WTC CLEANUP REVISITED | April 5, 2004 Issue - Vol. 82 Issue 14 | Chemical & Engineering News
Volume 82 Issue 14 | p. 15 | News of The Week
Issue Date: April 5, 2004

WTC CLEANUP REVISITED

Panel advises EPA how to determine if apartments were recontaminated
Department: Government & Policy
STIRRED UP
Hazardous dust from the World Trade Center again may be polluting nearby apartment buildings through their ventilation systems.
Credit: PHOTO BY SETH HOROWITZ
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STIRRED UP
Hazardous dust from the World Trade Center again may be polluting nearby apartment buildings through their ventilation systems.
Credit: PHOTO BY SETH HOROWITZ

INDOOR AIR

More than 30 months have passed since terrorists destroyed the World Trade Center (WTC). The debris is gone and nearby apartments have been cleaned of the dust from the collapse of the towers. But some residents of Lower Manhattan continue to suffer health effects related to the dust.

Last week, a panel of experts convened by EPA began to probe thorny technical issues related to determining whether apartments have been recontaminated with WTC dust through heating, ventilation, and air-conditioning systems. The committee is reviewing a proposed study to ascertain whether apartments that EPA cleaned following the Sept. 11, 2001, attacks remain clean.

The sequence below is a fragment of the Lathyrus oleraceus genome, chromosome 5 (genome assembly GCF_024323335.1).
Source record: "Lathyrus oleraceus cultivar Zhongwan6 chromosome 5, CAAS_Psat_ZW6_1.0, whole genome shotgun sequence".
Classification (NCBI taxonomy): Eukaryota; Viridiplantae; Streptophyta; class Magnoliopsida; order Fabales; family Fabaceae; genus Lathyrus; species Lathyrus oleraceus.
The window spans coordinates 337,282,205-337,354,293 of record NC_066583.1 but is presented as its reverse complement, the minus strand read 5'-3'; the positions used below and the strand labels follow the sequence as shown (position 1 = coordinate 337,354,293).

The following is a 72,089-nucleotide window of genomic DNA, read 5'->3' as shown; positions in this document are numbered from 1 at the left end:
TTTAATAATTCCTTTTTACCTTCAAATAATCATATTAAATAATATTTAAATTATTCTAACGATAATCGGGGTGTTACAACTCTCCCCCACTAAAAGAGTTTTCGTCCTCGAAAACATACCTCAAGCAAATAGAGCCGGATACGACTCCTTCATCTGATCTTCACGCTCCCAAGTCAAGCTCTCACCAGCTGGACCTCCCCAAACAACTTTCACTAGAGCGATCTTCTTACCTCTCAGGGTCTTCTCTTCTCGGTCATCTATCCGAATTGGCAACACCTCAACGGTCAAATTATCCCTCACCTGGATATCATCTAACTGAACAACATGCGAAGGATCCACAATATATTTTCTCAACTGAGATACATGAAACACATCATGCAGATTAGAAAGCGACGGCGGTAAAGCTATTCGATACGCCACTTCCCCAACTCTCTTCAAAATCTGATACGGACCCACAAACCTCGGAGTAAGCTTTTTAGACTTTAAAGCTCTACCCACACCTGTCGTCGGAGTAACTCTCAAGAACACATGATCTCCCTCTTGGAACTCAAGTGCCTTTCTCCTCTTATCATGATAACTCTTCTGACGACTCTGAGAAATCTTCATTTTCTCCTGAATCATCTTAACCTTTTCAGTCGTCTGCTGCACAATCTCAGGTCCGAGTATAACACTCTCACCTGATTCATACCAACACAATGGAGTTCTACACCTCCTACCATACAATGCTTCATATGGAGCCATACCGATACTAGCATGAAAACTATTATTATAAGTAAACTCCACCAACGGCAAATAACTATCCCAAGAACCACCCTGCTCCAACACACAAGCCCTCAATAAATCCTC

One issue concerns EPA's testing of dust and air samples for the presence of asbestos. Asbestos exposure is linked to long-term health problems. Yet the immediate health concerns of those people who live in the cleaned apartments are their recurring bouts of coughs and bronchitis.

The panel must determine if it is appropriate for EPA to use asbestos as a surrogate to test for glass fibers, which are part of the WTC debris but are difficult to detect. EPA assumes that by cleaning up asbestos, glass fibers will be removed, too. Many physicians believe that nearby residents' health complaints are linked to glass fiber debris. Panel experts explained that the glass fibers are covered with cement and gypsum dust, which are high-pH materials that can irritate the upper respiratory tract.

The panel plans to meet again on April 12.

 
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